Current Advisory

GNFAC Avalanche Advisory for Tue Jan 27, 2015

Good morning. This is Doug Chabot with the Gallatin National Forest Avalanche Advisory issued on Tuesday, January 27, at 7:30 a.m. Today’s advisory is sponsored by Buck Products and Javaman. This advisory does not apply to operating ski areas.


Mountain Weather: 

Last night did not freeze in the mountains, the second night for many locations. Temperatures this morning are in the high 30s to 40F at 10,000 feet under clear skies. Winds are west to southwest at 15-20 mph with gusts of 35 mph. Today will be near record warmth with mountain temperatures reaching 50F. Skies will start sunny but thin high clouds will filter the brute force of the sun this afternoon. Late tonight a trace to one inch of new snow may fall in the southern mountains.


Snowpack and Avalanche Discussion: 

Wet Avalanche Danger

It’s sad to write a spring avalanche forecast in January, but here we are. Mountain temperatures hit 50F yesterday producing wet loose avalanches in the gullies up Hyalite, around Cooke City (photo) and a few others near Big Sky and in the Bridger Range. It did not freeze again last night and air temperatures are expected to reach 50F. High cirrus clouds may filter enough sunlight to shield the snow from a large avalanche cycle, but without a solid freeze wet loose avalanches are expected and the wet snow avalanche danger will rise to CONSIDERABLE on all sunny slopes today.


Bridger Range

Other than wet snow instability, the snowpack in the Bridger Range is stable and generally safe. Yesterday’s 50F temperatures bonded wind drifts in place. There are no buried weak layers causing widespread instability, so regular backcountry caution is advised. If a slope has a weakness it will be found in the top 6-12” of the snowpack. There might be an ice crust or lens of small facets but their distribution is very isolated. For today the dry snow avalanche danger is rated LOW on all slopes.


Madison Range  Gallatin Range  Cooke City

Lionhead area near West Yellowstone 

Wet snow avalanche danger is the theme today, but on shaded slopes or deeper in the snowpack, dry snow still exist. The only concern is weak snow found 6-12 inches under the surface; either an ice crust capped with small facets in the northern ranges or buried surface hoar in the southern mountains. These instabilities are patchy and hard to find.  But a few reports from the weekend remind us to be alert: natural slides on wind-loaded slopes in the southern Madison Range on Sunday, a small snowmobiler triggered slide in Lionhead on Friday (photo) and on Sunday a 100+ foot wide avalanche was seen on a southeast facing slope in Hyalite. People are skiing and riding big lines and the snowpack is mostly stable (video). The tropical temperatures will weaken the surface snow and create wet slides in the short term, but help consolidate and strengthen these layers in the long term. For today, the dry snow avalanche danger is rated MODERATE on slopes steeper than 35 degrees that had a previous wind-load and LOW elsewhere.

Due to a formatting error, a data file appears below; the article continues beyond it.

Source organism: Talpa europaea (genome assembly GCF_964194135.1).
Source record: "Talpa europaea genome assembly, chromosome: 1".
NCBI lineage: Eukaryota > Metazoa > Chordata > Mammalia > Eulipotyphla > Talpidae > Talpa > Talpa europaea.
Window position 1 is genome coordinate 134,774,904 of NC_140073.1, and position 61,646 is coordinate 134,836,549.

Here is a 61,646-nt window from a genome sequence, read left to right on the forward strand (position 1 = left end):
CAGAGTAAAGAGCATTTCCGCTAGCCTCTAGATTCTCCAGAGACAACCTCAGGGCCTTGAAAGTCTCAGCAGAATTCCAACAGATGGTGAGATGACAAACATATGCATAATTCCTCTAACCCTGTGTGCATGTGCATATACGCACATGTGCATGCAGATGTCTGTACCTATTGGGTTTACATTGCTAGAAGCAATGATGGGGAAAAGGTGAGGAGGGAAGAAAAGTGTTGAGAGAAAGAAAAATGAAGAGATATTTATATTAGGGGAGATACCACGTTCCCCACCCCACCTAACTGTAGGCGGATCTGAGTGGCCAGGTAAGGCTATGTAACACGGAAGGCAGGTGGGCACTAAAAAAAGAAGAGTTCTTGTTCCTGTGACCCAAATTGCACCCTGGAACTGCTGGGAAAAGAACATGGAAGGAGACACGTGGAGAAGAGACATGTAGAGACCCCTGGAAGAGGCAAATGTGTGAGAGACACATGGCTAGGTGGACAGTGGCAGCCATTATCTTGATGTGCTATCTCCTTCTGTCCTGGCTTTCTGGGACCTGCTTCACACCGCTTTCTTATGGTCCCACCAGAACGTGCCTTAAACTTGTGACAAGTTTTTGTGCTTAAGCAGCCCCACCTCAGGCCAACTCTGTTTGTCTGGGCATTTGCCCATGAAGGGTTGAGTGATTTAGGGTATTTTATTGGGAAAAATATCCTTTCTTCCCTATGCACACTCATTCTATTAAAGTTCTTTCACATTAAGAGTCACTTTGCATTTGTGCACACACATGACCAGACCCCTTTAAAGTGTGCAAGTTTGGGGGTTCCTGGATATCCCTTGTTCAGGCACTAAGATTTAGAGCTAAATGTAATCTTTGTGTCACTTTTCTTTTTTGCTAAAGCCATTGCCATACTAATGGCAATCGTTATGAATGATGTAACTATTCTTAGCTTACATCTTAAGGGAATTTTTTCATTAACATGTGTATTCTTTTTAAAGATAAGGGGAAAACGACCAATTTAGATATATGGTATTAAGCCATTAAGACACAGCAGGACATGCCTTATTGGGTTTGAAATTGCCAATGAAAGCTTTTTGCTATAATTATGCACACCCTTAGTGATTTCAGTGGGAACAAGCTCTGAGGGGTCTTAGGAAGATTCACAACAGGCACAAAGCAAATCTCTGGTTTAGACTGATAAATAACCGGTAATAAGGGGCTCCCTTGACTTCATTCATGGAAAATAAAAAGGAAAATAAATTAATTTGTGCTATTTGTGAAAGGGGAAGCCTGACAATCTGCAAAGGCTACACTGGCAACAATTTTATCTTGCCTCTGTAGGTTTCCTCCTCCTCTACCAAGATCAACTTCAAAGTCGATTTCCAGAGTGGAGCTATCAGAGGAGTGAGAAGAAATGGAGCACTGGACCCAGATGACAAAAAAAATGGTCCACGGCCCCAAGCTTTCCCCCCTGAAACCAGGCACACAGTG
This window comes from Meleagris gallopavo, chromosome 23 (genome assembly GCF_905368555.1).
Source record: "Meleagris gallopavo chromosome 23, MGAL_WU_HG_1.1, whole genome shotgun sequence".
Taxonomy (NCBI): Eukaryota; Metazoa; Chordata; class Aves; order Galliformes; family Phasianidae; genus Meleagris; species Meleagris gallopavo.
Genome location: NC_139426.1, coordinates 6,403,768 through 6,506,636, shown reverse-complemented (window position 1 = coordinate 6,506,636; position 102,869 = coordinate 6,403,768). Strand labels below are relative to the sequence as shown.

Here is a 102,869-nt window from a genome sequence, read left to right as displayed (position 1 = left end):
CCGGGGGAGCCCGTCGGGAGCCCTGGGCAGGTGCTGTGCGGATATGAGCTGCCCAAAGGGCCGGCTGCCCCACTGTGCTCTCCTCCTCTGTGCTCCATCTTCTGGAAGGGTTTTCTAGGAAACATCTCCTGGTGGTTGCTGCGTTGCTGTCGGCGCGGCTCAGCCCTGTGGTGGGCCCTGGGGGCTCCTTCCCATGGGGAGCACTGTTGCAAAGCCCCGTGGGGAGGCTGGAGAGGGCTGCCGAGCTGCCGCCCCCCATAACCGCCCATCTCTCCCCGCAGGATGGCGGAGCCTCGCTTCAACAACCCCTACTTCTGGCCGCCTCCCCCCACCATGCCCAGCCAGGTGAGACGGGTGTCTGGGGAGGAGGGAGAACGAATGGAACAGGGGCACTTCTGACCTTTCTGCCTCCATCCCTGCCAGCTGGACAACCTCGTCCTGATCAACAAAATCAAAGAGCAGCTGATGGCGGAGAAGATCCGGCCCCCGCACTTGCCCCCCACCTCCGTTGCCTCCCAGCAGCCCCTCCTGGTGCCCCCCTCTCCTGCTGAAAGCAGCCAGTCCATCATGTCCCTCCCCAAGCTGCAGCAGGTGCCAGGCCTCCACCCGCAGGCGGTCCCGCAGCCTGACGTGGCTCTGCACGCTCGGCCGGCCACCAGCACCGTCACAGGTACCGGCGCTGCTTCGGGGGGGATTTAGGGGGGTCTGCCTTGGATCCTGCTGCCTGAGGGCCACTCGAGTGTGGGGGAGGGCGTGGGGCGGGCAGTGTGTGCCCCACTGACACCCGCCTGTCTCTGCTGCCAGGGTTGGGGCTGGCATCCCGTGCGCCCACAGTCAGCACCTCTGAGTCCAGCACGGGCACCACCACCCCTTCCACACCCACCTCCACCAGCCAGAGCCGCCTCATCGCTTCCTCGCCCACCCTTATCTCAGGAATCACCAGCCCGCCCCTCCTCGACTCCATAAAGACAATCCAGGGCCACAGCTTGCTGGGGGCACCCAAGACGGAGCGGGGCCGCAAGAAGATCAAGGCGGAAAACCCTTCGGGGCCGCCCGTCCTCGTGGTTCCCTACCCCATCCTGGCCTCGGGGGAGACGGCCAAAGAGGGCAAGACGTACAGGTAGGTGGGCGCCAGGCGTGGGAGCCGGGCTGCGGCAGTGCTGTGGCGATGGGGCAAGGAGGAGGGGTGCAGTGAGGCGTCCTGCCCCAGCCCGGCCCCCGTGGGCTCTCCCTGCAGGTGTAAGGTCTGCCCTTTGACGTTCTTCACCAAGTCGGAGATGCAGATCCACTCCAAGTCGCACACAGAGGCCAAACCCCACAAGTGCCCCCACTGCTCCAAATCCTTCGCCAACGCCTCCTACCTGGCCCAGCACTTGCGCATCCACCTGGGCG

To dig deeper into the forecast, our “What’s Been Happening” page keeps track of the weather and avalanche activity while our videos clearly explain our concerns.


I will issue the next advisory tomorrow morning at 7:30 a.m. If you have any snowpack or avalanche observations drop us a line at mtavalanche@gmail.com or call us at 587-6984.


TONIGHT: Avalanche Forecaster’s Beer Social Fundraiser

We still have tickets for the 5-6:30 p.m. seating!

The Friends of the Avalanche Center and Montana Ale Works are hosting an Avalanche Forecaster’s Beer Social Fundraiser the evening of January 27th. Get more information and buy tickets here: https://www.ticketriver.com/event/14010


AVALANCHE EDUATION and EVENTS

Take a look at our Education Calendar for all our classes being offered.

Advanced Avalanche Workshop with Field Course, MSU Bozeman, evening lectures 7-9:30 p.m. Wednesday and Thursday, January 28 and 29, with an all-day field session on Saturday. Get more information and register here: https://www.ticketriver.com/event/12445

1-hour Avalanche Awareness, Dillon, UM Western, 6:30 p.m., Tuesday, January 27.

1-hour Avalanche Awareness for Snowmobilers, Livingston, 7 p.m., Tuesday, January 27, Yellowstone Ranger District.

1-hour Avalanche Awareness for Snowmobilers, West Yellowstone, 7 p.m., Saturday, January 31, Holiday Inn.

1-hour Avalanche Awareness for Snowmobilers, Lewistown, 9 a.m. and 11:30 a.m., Saturday, January 31, Fergus Country Trade Center. More info here: http://www.mtavalanche.com/images/15/thunderstruck-13-premiere-and-avalanche-classes


  <<   This is the most recent advisory.